Clawback Motion Denied in Part, Granted in Part

Judge Robinson issued an order today denying a motion for the return or destruction of a privileged document where the document was “used” in a deposition and the protective order provided that the producing party has 3 weeks from the date of disclosure at the deposition to provide notice of inadvertant production. , C.A. No. 05-356 (D. Del. Mar. 1, 2007) (Robinson, C.J.). The movants argued that although they waited until after the three weeks set forth in the protective order to attempt to claw back the document, the delay was excused because the document was not really “used” at the deposition as the protective order requires. The Court held that it does not matter whether the “allegedly privileged portions” of the document are used at the deposition, so long as the document itself it used because notice is the purpose of this type of a provision in a protective order. Id. at 2.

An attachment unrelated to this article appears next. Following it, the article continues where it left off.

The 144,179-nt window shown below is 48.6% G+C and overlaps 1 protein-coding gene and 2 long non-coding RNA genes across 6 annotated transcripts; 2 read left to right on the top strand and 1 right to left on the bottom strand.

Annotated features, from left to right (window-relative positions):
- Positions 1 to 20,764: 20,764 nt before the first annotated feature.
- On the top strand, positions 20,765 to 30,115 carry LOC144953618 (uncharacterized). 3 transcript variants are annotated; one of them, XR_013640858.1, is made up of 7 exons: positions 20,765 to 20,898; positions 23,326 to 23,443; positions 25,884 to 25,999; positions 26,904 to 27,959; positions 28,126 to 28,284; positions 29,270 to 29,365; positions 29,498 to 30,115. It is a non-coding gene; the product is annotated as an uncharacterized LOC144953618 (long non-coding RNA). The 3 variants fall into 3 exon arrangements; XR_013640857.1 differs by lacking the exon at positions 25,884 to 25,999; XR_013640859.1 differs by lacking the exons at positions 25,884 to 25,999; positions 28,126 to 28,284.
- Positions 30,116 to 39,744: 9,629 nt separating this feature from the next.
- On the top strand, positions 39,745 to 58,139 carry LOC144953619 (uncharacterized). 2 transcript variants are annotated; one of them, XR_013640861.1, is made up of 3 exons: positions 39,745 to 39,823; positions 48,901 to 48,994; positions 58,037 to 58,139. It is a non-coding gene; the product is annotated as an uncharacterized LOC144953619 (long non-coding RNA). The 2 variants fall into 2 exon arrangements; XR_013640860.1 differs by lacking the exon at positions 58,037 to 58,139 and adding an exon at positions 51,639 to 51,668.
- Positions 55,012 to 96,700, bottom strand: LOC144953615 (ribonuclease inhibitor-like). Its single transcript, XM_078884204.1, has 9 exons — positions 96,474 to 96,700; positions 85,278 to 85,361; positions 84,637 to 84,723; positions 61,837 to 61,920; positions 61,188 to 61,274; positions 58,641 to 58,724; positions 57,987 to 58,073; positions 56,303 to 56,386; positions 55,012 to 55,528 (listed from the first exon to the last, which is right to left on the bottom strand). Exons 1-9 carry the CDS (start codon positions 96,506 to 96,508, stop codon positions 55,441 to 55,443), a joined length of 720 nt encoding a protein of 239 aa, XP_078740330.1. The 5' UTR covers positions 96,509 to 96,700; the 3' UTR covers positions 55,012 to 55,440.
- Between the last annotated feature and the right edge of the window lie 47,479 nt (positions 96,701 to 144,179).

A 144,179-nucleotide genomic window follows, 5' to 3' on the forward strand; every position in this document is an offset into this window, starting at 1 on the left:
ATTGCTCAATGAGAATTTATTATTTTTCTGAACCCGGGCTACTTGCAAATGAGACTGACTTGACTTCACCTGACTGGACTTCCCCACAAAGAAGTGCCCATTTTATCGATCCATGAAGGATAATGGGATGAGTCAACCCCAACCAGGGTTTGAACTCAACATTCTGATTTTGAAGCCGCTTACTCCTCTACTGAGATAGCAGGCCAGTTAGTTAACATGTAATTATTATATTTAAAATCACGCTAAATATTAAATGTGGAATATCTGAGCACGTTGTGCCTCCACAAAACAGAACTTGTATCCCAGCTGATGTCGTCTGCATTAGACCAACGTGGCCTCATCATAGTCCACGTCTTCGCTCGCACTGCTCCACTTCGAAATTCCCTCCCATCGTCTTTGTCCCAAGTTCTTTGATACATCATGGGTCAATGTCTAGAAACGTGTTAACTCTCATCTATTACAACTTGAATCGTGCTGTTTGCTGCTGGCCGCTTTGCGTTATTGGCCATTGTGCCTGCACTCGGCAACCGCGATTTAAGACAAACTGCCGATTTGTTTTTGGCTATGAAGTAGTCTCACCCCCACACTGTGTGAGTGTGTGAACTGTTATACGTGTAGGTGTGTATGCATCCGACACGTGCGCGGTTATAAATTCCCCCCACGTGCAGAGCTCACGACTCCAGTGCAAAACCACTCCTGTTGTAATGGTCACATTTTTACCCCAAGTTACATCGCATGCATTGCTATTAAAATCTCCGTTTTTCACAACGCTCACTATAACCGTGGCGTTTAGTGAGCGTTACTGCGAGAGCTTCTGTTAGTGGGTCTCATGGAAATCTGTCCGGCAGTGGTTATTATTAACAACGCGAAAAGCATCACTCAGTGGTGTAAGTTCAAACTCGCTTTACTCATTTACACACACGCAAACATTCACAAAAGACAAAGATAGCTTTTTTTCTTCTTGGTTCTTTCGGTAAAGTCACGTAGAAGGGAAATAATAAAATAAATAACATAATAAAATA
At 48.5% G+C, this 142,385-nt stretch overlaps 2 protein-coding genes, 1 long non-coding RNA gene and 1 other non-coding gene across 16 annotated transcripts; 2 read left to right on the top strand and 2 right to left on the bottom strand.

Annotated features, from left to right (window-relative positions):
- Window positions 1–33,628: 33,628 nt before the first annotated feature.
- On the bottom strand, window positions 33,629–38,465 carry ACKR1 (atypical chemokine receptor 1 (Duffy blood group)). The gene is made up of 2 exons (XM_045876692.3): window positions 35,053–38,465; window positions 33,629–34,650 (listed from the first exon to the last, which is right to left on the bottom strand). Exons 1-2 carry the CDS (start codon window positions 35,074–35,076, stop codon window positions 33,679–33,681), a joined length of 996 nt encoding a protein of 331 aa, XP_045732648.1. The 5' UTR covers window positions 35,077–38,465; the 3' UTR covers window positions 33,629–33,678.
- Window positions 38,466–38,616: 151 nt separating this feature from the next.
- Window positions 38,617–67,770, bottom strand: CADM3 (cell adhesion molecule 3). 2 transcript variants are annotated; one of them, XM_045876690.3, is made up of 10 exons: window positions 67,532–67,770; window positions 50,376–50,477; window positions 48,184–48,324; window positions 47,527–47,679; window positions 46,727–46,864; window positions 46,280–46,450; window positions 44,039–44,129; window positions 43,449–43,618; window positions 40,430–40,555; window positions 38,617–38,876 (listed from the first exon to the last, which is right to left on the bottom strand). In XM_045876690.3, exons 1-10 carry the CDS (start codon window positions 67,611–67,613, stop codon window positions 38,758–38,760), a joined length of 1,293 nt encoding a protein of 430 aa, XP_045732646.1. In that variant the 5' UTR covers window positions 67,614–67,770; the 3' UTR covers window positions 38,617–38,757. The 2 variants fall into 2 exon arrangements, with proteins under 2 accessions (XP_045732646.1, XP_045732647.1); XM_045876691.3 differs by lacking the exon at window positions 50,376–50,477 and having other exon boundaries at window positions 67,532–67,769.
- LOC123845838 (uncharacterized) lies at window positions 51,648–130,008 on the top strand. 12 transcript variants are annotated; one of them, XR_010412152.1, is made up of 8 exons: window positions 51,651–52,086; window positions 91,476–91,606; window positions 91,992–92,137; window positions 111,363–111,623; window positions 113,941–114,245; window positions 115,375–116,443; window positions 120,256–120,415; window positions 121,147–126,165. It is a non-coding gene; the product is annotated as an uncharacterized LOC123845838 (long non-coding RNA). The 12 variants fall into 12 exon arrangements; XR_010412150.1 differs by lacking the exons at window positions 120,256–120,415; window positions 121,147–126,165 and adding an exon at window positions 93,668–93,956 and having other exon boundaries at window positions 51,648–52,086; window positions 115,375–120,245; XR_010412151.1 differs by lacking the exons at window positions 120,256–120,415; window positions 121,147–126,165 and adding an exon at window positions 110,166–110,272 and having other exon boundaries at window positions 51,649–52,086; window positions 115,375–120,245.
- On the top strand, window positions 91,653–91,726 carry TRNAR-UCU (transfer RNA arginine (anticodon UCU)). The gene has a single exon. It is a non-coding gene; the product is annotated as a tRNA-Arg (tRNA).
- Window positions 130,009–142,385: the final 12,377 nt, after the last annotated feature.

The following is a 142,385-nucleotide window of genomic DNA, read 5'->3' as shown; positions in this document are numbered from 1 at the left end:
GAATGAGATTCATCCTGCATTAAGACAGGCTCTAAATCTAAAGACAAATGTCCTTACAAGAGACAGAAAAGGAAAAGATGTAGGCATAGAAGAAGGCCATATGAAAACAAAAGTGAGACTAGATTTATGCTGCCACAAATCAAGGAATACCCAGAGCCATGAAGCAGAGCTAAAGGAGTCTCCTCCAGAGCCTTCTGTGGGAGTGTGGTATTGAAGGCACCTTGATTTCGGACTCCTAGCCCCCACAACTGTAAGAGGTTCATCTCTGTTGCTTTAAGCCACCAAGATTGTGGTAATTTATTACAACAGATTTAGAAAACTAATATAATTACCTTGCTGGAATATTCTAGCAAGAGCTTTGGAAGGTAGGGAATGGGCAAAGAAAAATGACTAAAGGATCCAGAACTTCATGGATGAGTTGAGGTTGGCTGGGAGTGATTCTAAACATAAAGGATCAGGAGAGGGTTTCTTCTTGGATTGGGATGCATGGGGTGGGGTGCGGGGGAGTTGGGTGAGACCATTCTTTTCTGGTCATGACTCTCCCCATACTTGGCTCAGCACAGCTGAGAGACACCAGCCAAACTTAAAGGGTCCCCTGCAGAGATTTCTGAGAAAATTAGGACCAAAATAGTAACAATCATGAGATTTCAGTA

The Court granted the motion, however, as it pertained to a draft licensing agreement written by counsel. Judge Robinson states: “I have consistently held that draft licensing agreements written by counsel are not subject to disclosure.” Id.

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